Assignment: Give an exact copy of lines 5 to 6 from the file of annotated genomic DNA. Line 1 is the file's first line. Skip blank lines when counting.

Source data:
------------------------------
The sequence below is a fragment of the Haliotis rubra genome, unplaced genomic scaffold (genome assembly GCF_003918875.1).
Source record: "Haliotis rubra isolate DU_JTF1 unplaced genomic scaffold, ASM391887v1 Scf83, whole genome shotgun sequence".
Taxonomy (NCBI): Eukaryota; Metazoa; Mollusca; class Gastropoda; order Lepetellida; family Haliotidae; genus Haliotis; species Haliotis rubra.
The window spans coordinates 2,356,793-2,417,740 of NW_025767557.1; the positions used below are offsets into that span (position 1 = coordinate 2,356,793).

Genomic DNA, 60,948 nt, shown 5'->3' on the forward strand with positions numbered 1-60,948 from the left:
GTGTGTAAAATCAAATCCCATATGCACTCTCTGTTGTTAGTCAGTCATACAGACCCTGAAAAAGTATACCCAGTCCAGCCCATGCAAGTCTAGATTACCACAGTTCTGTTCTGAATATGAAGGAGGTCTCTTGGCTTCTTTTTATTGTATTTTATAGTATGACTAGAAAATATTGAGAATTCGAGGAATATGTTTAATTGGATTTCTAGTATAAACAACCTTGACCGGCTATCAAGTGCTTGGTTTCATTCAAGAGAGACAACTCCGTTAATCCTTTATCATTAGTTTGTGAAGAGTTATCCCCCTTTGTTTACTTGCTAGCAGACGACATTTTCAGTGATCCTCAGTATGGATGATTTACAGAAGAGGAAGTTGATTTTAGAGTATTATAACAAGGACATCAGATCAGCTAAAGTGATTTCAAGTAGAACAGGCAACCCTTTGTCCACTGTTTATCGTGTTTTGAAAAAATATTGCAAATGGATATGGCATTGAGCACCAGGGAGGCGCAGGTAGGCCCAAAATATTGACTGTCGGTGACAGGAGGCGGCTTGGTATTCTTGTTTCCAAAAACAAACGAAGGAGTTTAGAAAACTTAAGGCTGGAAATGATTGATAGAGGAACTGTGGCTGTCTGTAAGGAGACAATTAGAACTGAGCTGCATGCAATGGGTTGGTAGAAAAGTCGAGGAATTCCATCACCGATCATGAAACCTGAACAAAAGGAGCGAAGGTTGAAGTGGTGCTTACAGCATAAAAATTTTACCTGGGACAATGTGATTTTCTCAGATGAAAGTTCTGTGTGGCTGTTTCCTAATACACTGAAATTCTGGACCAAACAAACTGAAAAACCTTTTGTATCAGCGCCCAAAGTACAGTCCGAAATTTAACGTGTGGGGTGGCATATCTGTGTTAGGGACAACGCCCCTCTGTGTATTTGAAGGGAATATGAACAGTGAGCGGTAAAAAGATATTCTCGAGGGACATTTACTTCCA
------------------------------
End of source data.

Genomic DNA, 60,948 nt, shown 5'->3' on the forward strand with positions numbered 1-60,948 from the left:
GTGTGTAAAATCAAATCCCATATGCACTCTCTGTTGTTAGTCAGTCATACAGACCCTGAAAAAGTATACCCAGTCCAGCCCATGCAAGTCTAGATTACCACAGTTCTGTTCTGAATATGAAGGAGGTCTCTTGGCTTCTTTTTATTGTATTTTATAGTATGACTAGAAAATATTGAGAATTCGAGGAATATGTTTAATTGGATTTCTAGTATAAACAACCTTGACCGGCTATCAAGTGCTTGGTTTCATTCAAGAGAGACAACTCCGTTAATCCTTTATCATTAGTTTGTGAAGAGTTATCCCCCTTTGTTTACTTGCTAGCAGACGACATTTTCAGTGATCCTCAGTATGGATGATTTACAGAAGAGGAAGTTGATTTTAGAGTATTATAACAAGGACATCAGATCAGCTAAAGTGATTTCAAGTAGAACAGGCAACCCTTTGTCCACTGTTTATCGTGTTTTGAAAAAATATTGCAAATGGATATGGCATTGAGCACCAGGGAGGCGCAGGTAGGCCCAAAATATTGACTGTCGGTGACAGGAGGCGGCTTGGTATTCTTGTTTCCAAAAACAAACGAAGGAGTTTAGAAAACTTAAGGCTGGAAATGATTGATAGAGGAACTGTGGCTGTCTGTAAGGAGACAATTAGAACTGAGCTGCATGCAATGGGTTGGTAGAAAAGTCGAGGAATTCCATCACCGATCATGAAACCTGAACAAAAGGAGCGAAGGTTGAAGTGGTGCTTACAGCATAAAAATTTTACCTGGGACAATGTGATTTTCTCAGATGAAAGTTCTGTGTGGCTGTTTCCTAATACACTGAAATTCTGGACCAAACAAACTGAAAAACCTTTTGTATCAGCGCCCAAAGTACAGTCCGAAATTTAACGTGTGGGGTGGCATATCTGTGTTAGGGACAACGCCCCTCTGTGTATTTGAAGGGAATATGAACAGTGAGCGGTAAAAAGATATTCTCGAGGGACATTTACTTCCA